‘What Australia Day means to me’

UNSW Pro Vice-Chancellor Indigenous Professor Megan Davis says the Uluru Statement from the Heart provides a roadmap to resolving the heated Australia Day debate.

UNSW pro vice chancellor Megan Davis

UNSW pro vice chancellor Megan Davis

UNSW Pro Vice-Chancellor Indigenous Professor Megan Davis says the nation should think more about celebrating Aboriginal culture the day before Australia Day or Invasion Day.

“I don’t know if that day should change,” Professor Davis says.

“But I do know there’s a lot of people in the community who see great significance in January 25 – the day before everything changed.”

Professor Davis is talking about January 26 – the day the First Fleet arrived into Port Jackson in 1788 when Captain Arthur Phillip staked the British flag into land at Sydney Cove, based on the legal fiction of “terra nullius”.

The date later became known as Australia Day and in 1994 was established as a national holiday.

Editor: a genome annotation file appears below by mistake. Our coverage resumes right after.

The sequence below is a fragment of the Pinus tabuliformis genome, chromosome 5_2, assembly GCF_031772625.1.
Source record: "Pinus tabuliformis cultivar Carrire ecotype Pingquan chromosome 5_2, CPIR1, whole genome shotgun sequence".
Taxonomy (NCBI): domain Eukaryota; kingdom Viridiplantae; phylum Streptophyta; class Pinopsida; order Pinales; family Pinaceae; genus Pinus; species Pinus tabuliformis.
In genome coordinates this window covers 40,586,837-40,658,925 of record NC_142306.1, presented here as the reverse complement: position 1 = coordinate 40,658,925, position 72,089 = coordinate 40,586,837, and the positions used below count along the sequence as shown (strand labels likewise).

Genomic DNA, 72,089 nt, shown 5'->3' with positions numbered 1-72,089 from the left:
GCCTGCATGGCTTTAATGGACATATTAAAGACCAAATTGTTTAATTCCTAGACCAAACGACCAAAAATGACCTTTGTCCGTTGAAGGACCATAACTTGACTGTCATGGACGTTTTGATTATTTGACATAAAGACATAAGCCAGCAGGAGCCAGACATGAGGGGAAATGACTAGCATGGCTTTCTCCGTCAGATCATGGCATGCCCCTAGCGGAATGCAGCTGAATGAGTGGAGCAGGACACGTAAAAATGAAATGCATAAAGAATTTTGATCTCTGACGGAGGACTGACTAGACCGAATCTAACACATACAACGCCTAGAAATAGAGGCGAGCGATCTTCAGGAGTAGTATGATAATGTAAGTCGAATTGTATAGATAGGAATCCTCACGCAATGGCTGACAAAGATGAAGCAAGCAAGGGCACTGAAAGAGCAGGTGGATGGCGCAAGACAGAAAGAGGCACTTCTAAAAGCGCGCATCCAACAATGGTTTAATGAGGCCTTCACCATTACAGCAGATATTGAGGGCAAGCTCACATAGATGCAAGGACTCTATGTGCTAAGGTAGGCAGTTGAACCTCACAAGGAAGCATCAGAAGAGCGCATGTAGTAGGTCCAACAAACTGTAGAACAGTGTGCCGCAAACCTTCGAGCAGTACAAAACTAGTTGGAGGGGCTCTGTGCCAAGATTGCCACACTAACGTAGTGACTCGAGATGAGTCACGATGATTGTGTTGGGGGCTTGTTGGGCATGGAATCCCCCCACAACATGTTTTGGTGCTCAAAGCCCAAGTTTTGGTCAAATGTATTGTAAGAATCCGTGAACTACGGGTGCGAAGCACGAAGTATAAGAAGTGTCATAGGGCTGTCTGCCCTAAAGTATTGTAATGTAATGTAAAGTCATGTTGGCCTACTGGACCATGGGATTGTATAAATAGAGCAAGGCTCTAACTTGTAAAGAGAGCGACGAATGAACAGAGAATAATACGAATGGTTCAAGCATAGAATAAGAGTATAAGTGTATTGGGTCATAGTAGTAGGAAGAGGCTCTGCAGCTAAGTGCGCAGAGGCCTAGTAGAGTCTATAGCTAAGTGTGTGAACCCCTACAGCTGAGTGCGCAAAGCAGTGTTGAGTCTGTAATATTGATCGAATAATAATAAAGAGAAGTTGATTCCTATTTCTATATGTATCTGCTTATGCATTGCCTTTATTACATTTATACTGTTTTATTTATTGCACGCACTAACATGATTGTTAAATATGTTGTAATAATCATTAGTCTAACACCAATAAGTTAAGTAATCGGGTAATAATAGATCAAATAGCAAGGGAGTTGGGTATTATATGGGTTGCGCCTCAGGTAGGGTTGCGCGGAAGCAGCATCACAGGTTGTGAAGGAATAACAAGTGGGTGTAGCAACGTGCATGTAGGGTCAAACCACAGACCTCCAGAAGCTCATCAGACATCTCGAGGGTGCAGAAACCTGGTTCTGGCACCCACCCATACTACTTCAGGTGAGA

However, for many Indigenous Australians, January 26 is a time of sadness, mourning, hurt, pain and anger which can often be seen in the Invasion Day and Survival Day protests erupting across the country.

But before we can set a new date or get rid of it, Professor Davis says, there needs to be a sophisticated conversation on the national level.

“I just think there needs to be a well-led national conversation about it that will lead to some kind of even ground,” she says, “maybe an agreement to disagree on particular points and a way to move forward.”

Professor Davis says Australian political representatives need to show better leadership and to acknowledge the day is a source of disquiet and that it makes a lot of people – particularly first people – very uncomfortable now.

“You can even see the toxicity on Twitter around Australia Day or Invasion Day,” she says.

As one of the co-authors of the historic Uluru Statement from the Heart, Professor Davis suggests constitutional reform is the way forward to help Indigenous Australians feel included in the national narrative.

“There’s lots of opinions on how to move on from this,” she says. “And in particular the Uluru Statement from the Heart is a road map to peace. It is designed to lead the nation forward to a new way of coexisting in a respectful way.”

“But it does require a constitutional change, and to get the constitution to recognise an Indigenous voice, all Australians need to vote yes at a referendum.”

“So we need to have some kind of conversation and that conversation is not being had in a way that is going to elicit any resolution of this in the near future.”

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